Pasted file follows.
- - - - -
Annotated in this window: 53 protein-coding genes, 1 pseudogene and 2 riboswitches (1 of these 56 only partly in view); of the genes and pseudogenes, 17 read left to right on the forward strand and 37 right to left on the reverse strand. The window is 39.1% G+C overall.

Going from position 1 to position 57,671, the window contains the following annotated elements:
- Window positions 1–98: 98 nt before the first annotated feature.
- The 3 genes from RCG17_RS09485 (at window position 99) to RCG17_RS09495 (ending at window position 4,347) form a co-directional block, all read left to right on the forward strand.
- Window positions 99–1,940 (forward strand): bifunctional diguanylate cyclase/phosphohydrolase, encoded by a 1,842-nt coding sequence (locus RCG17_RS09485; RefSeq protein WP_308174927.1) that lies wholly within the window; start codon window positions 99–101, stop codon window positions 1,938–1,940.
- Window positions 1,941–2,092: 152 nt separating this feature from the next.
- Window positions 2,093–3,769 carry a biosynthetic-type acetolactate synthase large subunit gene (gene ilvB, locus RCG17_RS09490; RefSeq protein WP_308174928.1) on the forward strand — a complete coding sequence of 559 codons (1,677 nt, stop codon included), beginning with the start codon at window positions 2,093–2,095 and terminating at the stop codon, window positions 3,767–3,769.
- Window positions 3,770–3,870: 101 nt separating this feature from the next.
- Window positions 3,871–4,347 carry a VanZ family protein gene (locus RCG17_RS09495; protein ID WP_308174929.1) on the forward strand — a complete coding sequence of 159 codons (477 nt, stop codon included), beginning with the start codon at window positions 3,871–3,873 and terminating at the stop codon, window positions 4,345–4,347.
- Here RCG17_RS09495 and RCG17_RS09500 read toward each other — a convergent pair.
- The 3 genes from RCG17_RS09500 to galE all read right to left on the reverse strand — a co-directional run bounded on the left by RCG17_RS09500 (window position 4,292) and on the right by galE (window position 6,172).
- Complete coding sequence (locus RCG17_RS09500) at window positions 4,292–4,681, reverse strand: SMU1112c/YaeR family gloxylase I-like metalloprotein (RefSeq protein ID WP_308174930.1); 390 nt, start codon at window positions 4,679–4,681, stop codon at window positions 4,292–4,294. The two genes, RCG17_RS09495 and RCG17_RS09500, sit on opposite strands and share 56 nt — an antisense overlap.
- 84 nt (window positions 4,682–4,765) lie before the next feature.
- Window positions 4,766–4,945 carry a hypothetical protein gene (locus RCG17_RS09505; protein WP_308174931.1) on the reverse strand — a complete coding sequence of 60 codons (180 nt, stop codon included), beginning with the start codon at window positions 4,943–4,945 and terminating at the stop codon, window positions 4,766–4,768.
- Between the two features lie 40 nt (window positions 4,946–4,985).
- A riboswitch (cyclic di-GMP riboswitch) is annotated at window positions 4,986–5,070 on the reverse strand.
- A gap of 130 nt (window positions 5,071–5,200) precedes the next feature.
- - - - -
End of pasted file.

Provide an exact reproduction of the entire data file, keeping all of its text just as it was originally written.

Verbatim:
Annotated in this window: 53 protein-coding genes, 1 pseudogene and 2 riboswitches (1 of these 56 only partly in view); of the genes and pseudogenes, 17 read left to right on the forward strand and 37 right to left on the reverse strand. The window is 39.1% G+C overall.

Going from position 1 to position 57,671, the window contains the following annotated elements:
- Window positions 1–98: 98 nt before the first annotated feature.
- The 3 genes from RCG17_RS09485 (at window position 99) to RCG17_RS09495 (ending at window position 4,347) form a co-directional block, all read left to right on the forward strand.
- Window positions 99–1,940 (forward strand): bifunctional diguanylate cyclase/phosphohydrolase, encoded by a 1,842-nt coding sequence (locus RCG17_RS09485; RefSeq protein WP_308174927.1) that lies wholly within the window; start codon window positions 99–101, stop codon window positions 1,938–1,940.
- Window positions 1,941–2,092: 152 nt separating this feature from the next.
- Window positions 2,093–3,769 carry a biosynthetic-type acetolactate synthase large subunit gene (gene ilvB, locus RCG17_RS09490; RefSeq protein WP_308174928.1) on the forward strand — a complete coding sequence of 559 codons (1,677 nt, stop codon included), beginning with the start codon at window positions 2,093–2,095 and terminating at the stop codon, window positions 3,767–3,769.
- Window positions 3,770–3,870: 101 nt separating this feature from the next.
- Window positions 3,871–4,347 carry a VanZ family protein gene (locus RCG17_RS09495; protein ID WP_308174929.1) on the forward strand — a complete coding sequence of 159 codons (477 nt, stop codon included), beginning with the start codon at window positions 3,871–3,873 and terminating at the stop codon, window positions 4,345–4,347.
- Here RCG17_RS09495 and RCG17_RS09500 read toward each other — a convergent pair.
- The 3 genes from RCG17_RS09500 to galE all read right to left on the reverse strand — a co-directional run bounded on the left by RCG17_RS09500 (window position 4,292) and on the right by galE (window position 6,172).
- Complete coding sequence (locus RCG17_RS09500) at window positions 4,292–4,681, reverse strand: SMU1112c/YaeR family gloxylase I-like metalloprotein (RefSeq protein ID WP_308174930.1); 390 nt, start codon at window positions 4,679–4,681, stop codon at window positions 4,292–4,294. The two genes, RCG17_RS09495 and RCG17_RS09500, sit on opposite strands and share 56 nt — an antisense overlap.
- 84 nt (window positions 4,682–4,765) lie before the next feature.
- Window positions 4,766–4,945 carry a hypothetical protein gene (locus RCG17_RS09505; protein WP_308174931.1) on the reverse strand — a complete coding sequence of 60 codons (180 nt, stop codon included), beginning with the start codon at window positions 4,943–4,945 and terminating at the stop codon, window positions 4,766–4,768.
- Between the two features lie 40 nt (window positions 4,946–4,985).
- A riboswitch (cyclic di-GMP riboswitch) is annotated at window positions 4,986–5,070 on the reverse strand.
- A gap of 130 nt (window positions 5,071–5,200) precedes the next feature.